Apple and Samsung set for court battle over ‘copycat’ technology
TOGETHER, they account for more than half of all global smartphone sales and are giants of the technology world.
Today, Apple and Samsung will begin a landmark court case in California that could limit the phones and tablet devices on the market.
The case sees Apple – creator of the iconic iPad and iPhone devices – claim Samsung copied the company’s designs and seeking damages of $2.5 billion.
Should a ruling go in Apple’s favour, the judge could go as far as to triple that sum.
Samsung, in response, argues that Apple is trying to stifle competition to maintain “its historically exorbitant profits”.
In court papers filed last week, each company laid out its legal strategy in trial briefs.
Apple lawyers argue there is almost no difference between Samsung’s products and those of Apple, and that the South Korean company’s internal documents show it copied Apple’s iconic designs and its interface.
“Samsung once sold a range of phones and a tablet of its own design,” Apple lawyers say. “Now Samsung’s mobile devices not only look like Apple’s iPhone and iPad, they use Apple’s patented software features to interact with the user.”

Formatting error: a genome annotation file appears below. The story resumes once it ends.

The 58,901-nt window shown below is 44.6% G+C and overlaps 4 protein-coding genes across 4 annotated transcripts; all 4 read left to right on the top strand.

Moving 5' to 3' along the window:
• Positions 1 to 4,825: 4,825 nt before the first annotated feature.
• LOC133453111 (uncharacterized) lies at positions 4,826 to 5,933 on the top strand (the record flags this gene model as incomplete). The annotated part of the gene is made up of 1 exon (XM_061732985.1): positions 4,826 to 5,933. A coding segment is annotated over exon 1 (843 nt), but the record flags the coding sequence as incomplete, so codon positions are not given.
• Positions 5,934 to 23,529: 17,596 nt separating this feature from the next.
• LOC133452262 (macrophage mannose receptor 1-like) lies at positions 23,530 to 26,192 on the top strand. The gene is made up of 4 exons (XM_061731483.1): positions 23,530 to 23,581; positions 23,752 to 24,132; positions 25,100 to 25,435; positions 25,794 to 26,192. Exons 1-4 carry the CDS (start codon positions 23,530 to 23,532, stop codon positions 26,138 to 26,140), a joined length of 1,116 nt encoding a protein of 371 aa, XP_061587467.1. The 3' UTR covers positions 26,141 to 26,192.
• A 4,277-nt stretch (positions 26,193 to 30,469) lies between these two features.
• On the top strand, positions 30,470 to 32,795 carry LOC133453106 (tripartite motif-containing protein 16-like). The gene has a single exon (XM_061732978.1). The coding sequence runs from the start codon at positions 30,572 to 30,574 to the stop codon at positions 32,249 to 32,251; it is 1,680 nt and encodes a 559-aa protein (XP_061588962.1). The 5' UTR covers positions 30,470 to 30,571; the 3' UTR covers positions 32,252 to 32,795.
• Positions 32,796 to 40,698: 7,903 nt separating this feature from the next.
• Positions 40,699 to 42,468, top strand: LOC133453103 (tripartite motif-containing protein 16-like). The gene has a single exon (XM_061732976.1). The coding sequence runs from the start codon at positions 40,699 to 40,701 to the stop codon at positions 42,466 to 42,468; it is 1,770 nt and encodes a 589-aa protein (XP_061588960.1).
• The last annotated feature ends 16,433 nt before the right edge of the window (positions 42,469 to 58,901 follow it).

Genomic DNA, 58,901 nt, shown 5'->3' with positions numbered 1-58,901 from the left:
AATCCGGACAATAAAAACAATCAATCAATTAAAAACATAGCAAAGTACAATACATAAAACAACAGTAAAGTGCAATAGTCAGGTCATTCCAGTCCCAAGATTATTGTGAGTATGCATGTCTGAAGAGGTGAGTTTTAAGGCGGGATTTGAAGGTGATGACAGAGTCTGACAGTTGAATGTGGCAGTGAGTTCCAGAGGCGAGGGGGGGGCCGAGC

Samsung counters that Apple copied the iPhone from Sony.
Samsung lawyers highlighted that the company has been developing mobile phones since 1991 and that Apple entered the market in 2007.
Samsung lawyers wrote in their trial brief: “Android phones manufactured by Samsung and other companies – all of which Apple has also serially sued in numerous forums worldwide – offer consumers a more flexible, open operating system with greater product choices at a variety of price points as an alternative to Apple’s single, expensive and closed-system devices.”
Today sees a resumption of hostilities after the US-based company sued Samsung in San Jose last year, claiming the South Korean smartphones and tablets directly duplicated the iPhone and iPad. Samsung countersued. Since then, legal battles have been fought in courtrooms across almost a dozen countries.
A ten-strong jury will deliberate on their decision over for at least four weeks.
Previously, a judge stopped American sales of the Galaxy Tab 10.1, a move followed by a ban on the Galaxy Nexus phone. Samsung has appealed both orders.
Nick Rodelli, a lawyer and adviser to institutional investors for the Centre for Financial Research, a global research business, estimated that 20 per cent of Samsung’s global consolidated profit could be affected if it were to fall foul of the ruling.
Bryan Glick, editor in chief of Computer Weekly.com, said: “Patent law is ridiculously complicated. Apple could win in one country and lose in another.
“In my view, it’s difficult to see how the patent wars will play out, but it’s in the consumer’s interest that there’s more competition and innovation.”
He added: “I think all people would rather see these companies competing in the high street rather than the law courts.”
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Saturday 25 May 2013
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